Trending Now: Savory Jams, from Bacon to Parsley
Most of us, when we conjure the flavor of jams in our mind’s eye (or maybe our mind’s mouth?), probably think of sweet berries and sugary fruits. But a new generation of jams is upon us, and they are more savory than sweet, featuring ingredients like peppers, onions, garlic and herbs.
According to NPR’s The Salt, in 2015 savory jams — some may consider them “spreads” — edged out Sriracha as “the fastest-growing condiment for sandwiches and burgers.” The food blog, citing numbers from menu-trend market research firm Datassential, noted that “bacon jam” showed the biggest sales growth, with “tomato jam” (don’t call it ketchup) right behind, and peppers, flowers and extracts of various sorts (like Earl Gray tea and parsley) finding popularity as well.
Here are five “savory jam” takeaways from NPR’s thoughtful consideration to savor:
1: They’re lower in sugar than traditional jams. That’s thanks to sugar-free pectins first brought to market in the 1980s that allow jams to gel without sugar, using chemicals such as calcium instead.
2: They play into our current taste for sweet-savory blends (think salted caramels).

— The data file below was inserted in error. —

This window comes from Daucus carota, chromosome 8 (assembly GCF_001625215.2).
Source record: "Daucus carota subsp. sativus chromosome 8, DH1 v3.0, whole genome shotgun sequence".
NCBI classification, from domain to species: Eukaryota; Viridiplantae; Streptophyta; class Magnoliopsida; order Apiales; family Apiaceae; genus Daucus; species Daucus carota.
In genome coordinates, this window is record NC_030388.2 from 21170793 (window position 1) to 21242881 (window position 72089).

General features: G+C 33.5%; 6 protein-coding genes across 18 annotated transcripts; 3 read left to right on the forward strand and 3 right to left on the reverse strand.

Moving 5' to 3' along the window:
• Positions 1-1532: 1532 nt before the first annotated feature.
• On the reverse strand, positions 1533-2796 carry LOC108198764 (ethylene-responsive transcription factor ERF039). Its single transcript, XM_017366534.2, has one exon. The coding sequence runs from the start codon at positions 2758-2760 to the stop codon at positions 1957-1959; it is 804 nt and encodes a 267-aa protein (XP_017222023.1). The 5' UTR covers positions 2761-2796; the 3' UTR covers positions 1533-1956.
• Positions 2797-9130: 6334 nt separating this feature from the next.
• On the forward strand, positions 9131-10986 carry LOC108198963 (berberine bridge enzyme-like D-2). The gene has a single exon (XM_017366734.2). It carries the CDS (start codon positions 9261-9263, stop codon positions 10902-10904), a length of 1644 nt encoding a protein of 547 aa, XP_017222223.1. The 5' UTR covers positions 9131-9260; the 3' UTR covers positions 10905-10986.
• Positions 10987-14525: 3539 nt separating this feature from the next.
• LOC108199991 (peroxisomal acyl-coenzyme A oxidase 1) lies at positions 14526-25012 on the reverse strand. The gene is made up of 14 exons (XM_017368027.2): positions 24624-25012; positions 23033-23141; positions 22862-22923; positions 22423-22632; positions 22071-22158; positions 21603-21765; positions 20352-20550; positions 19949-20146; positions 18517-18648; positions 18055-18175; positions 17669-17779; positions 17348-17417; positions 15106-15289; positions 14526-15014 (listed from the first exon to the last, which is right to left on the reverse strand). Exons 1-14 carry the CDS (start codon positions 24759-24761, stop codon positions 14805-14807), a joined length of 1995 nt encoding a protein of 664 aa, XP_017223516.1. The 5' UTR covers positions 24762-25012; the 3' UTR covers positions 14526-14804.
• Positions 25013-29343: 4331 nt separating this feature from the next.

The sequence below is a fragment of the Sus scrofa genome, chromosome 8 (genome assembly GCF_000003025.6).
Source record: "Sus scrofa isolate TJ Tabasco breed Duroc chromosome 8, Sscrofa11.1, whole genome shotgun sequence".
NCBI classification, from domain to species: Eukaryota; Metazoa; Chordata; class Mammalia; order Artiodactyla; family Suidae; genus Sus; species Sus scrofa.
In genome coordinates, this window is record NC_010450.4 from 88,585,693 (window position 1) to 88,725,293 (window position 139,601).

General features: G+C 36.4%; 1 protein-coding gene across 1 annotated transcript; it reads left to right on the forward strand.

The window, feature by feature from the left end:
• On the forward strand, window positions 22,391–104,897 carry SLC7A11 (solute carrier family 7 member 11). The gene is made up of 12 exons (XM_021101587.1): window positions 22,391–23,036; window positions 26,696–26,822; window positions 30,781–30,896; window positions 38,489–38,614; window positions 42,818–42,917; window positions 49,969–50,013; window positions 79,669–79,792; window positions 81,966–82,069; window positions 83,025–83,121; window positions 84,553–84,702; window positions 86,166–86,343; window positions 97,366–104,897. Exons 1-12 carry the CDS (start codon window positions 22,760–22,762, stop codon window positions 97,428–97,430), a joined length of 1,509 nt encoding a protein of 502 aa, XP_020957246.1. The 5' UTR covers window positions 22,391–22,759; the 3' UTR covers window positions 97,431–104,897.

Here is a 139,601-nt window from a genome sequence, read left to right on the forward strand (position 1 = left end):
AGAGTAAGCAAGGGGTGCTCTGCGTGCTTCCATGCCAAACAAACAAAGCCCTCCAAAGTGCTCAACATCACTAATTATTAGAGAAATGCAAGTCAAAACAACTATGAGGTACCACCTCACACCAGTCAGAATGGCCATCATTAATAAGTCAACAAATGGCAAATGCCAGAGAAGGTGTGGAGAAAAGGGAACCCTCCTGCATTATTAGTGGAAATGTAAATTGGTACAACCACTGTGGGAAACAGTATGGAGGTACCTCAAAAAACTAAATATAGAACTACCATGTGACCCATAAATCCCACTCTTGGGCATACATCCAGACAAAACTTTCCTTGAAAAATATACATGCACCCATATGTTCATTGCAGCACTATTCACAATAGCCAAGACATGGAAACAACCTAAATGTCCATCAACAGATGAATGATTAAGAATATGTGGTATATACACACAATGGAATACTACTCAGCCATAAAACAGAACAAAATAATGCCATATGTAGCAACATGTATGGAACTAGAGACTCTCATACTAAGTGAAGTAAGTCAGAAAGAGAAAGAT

3: They allow us to eat local fruits and veggies in any season.
4: They stretch the definition of jam. While some say jam is simply the result of cooking down fruit and sugar, with a gel forming as the fruit’s pectins mixed with the sugar, others say it’s more about preservation or canning — and still others say anything that can be spread on bread is a jam.
5: They require a certain level of vigilance when it comes to safety. “Reducing sugar means less gelling and more water, a breeding ground for pathogens such as E. coli and Listeria,” NPR notes. “Reducing or eliminating fruit, meanwhile, lowers acidity, which can increase the likelihood of botulism, a serious foodborne illness. Preserved jams with a pH higher than 4.6 are not safe for consumption.” To make sure canning has been successful, the blog suggests readers “listen for the telltale pop.”
Definitely sounds suitable for a toast. Cheers!
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